Knowing when to end the story

Knowing when to end a creative nonfiction story can be challenging. Most writers new to the form, especially those immersed for two decades in “academic essayist” writing, will end with a “moral to the story,” or some kind of explanation about the greater lessons learned.

Don’t do that. Nobody likes to read a story that ends this way. In fact, if you are trying to publish, you will never get accepted if you end on “the moral of the story” explanations.

Endings can be challenging because if you end too soon, you leave the reader unsatisfied with too many unanswered questions. And the other end of the spectrum is what I call the “Lord of the Rings” endings – the story ends neatly . . . and then ends again . . . and again . . .and again with additional insights, “what I learned” moments, and more reflections.

Learning how to see the natural end to the story does come from experience, but is also reliant on instinct. Most writers have good instincts, but then they promptly ignore them and add more, say more, explain more…just to be sure.

Trust your instincts and understand that the story you are telling does not rely on what actually happened. As the writer, you are constructing a story from the most relevant pieces surrounding an idea or situation or experience in order to tell a story that shows us something – about a greater societal problem, about you, about something compelling. Remember that there are many moments and conversations and truths that exist outside the frame of THIS story and you can feel free to ignore those and leave them out because they pull focus away from THIS story.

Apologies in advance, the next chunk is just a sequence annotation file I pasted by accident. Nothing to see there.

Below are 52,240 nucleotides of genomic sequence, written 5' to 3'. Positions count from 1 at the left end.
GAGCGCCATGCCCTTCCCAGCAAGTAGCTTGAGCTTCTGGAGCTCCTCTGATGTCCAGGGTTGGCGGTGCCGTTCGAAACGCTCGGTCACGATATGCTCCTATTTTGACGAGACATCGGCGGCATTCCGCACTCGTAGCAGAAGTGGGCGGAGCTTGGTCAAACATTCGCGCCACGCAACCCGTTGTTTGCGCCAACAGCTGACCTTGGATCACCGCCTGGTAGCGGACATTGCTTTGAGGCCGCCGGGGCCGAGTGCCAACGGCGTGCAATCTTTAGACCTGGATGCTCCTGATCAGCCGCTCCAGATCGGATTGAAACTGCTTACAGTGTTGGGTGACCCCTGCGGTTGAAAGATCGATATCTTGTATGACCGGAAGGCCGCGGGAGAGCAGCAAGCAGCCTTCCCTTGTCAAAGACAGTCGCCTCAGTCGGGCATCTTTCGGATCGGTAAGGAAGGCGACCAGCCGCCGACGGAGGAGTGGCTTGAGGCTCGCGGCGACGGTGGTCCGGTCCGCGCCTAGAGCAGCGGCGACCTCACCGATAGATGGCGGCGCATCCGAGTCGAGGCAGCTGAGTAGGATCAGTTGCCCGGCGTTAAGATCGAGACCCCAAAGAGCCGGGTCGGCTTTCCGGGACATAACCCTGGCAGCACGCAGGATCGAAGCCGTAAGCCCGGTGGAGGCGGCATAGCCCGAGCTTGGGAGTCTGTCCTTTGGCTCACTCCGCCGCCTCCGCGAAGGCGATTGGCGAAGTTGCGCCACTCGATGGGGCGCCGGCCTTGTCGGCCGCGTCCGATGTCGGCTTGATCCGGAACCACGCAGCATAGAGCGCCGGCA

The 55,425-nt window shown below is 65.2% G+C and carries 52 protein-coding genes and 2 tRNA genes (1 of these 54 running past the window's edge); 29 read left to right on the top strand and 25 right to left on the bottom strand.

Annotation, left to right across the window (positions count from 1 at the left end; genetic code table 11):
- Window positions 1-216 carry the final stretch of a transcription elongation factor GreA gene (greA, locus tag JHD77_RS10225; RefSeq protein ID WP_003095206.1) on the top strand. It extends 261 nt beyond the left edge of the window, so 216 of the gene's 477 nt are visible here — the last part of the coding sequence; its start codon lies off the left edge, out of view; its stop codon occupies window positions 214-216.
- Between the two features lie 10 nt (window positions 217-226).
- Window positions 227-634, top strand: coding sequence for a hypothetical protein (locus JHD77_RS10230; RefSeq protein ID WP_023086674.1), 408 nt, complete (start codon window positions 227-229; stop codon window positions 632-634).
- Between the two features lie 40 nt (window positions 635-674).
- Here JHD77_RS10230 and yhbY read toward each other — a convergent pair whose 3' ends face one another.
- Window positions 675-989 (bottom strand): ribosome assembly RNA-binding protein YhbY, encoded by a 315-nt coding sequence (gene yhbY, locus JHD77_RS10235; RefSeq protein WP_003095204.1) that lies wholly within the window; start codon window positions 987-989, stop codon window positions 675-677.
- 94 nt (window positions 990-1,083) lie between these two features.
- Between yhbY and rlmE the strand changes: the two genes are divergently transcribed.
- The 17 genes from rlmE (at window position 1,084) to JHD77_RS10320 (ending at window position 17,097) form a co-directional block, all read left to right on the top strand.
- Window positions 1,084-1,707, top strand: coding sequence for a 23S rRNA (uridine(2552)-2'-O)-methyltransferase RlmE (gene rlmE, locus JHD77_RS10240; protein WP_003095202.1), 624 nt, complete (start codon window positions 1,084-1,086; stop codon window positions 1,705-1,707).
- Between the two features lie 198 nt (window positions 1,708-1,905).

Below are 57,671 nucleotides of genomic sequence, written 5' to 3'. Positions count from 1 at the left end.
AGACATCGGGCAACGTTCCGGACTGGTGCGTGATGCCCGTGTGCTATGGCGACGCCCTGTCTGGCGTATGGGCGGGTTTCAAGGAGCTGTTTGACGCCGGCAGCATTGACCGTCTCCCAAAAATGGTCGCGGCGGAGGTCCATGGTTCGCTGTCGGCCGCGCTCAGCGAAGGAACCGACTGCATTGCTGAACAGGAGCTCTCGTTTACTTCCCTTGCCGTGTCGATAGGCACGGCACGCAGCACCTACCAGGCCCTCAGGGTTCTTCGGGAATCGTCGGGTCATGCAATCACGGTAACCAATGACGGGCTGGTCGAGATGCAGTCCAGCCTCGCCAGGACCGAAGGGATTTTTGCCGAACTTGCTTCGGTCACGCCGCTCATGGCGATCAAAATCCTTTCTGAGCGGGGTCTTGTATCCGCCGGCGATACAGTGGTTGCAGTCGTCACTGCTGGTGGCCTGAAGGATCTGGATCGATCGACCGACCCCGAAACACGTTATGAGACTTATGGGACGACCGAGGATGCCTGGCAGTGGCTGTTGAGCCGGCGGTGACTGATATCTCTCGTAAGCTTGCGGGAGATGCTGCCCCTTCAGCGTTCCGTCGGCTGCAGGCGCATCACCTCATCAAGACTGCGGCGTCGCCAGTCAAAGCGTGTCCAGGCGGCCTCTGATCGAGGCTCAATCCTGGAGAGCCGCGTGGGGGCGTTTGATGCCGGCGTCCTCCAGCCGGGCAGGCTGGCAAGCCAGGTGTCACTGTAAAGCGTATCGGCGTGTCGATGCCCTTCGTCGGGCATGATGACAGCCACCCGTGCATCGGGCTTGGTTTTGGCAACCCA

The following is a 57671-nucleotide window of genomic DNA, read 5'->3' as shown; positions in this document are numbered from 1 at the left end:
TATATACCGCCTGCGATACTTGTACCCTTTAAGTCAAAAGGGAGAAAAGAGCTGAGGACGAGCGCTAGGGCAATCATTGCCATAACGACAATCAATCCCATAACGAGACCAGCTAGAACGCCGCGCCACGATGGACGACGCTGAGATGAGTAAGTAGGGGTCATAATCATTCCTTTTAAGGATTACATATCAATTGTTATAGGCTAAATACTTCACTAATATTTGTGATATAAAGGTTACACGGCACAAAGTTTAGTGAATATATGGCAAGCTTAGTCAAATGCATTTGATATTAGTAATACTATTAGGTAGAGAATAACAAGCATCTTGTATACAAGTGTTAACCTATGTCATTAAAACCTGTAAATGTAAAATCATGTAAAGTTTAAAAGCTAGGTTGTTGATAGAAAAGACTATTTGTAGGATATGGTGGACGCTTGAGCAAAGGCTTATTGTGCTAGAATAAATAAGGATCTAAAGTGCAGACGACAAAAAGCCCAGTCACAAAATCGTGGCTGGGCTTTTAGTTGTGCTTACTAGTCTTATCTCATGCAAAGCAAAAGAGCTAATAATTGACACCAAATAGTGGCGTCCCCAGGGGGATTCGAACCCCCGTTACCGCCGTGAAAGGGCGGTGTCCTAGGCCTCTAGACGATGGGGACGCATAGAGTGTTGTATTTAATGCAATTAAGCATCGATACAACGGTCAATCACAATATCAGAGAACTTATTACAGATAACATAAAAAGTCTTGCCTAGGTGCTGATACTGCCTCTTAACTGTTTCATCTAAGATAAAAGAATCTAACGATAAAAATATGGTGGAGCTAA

For instance, let’s say you want to tell the story of your recovery from cancer, but you want to focus on the moment that you realized you would live. Put a box around that moment. You can see all of the events and decisions leading up to that moment, and everything that came after that moment, but the tough question then becomes “which moments and decisions are relevant to your realization that you would live?” A lot of writers feel the need to add in tons of extraneous details and scenes to be “true” to the story, but what ends up happening is the finished draft is a confused and unfocused mess.

Trust. Your. Instincts.

Very often, I hear students ask if this scene needs to be there, or if a new scene showing this aspect should be added. And I will tell you what I tell them. The fact that you are asking about it means that you already know the answer. You instinctively understand that this scene is irrelevant to this story’s purpose and you just want me to validate your choice. Or you instinctively sense that your story needs one more layer to humanize a particular character, and you just want your peers to validate that thought. But these are YOUR thoughts and instincts in the first place.

So when you look at a story that you’ve written and it seems to ramble on and on at the end; when the ending is not crisp and strong; start reading backward into your story for the strongest concluding statement or scene. It’s there. Because you’ve already written the end. Now it’s just a matter of recognizing it and trusting your instincts.

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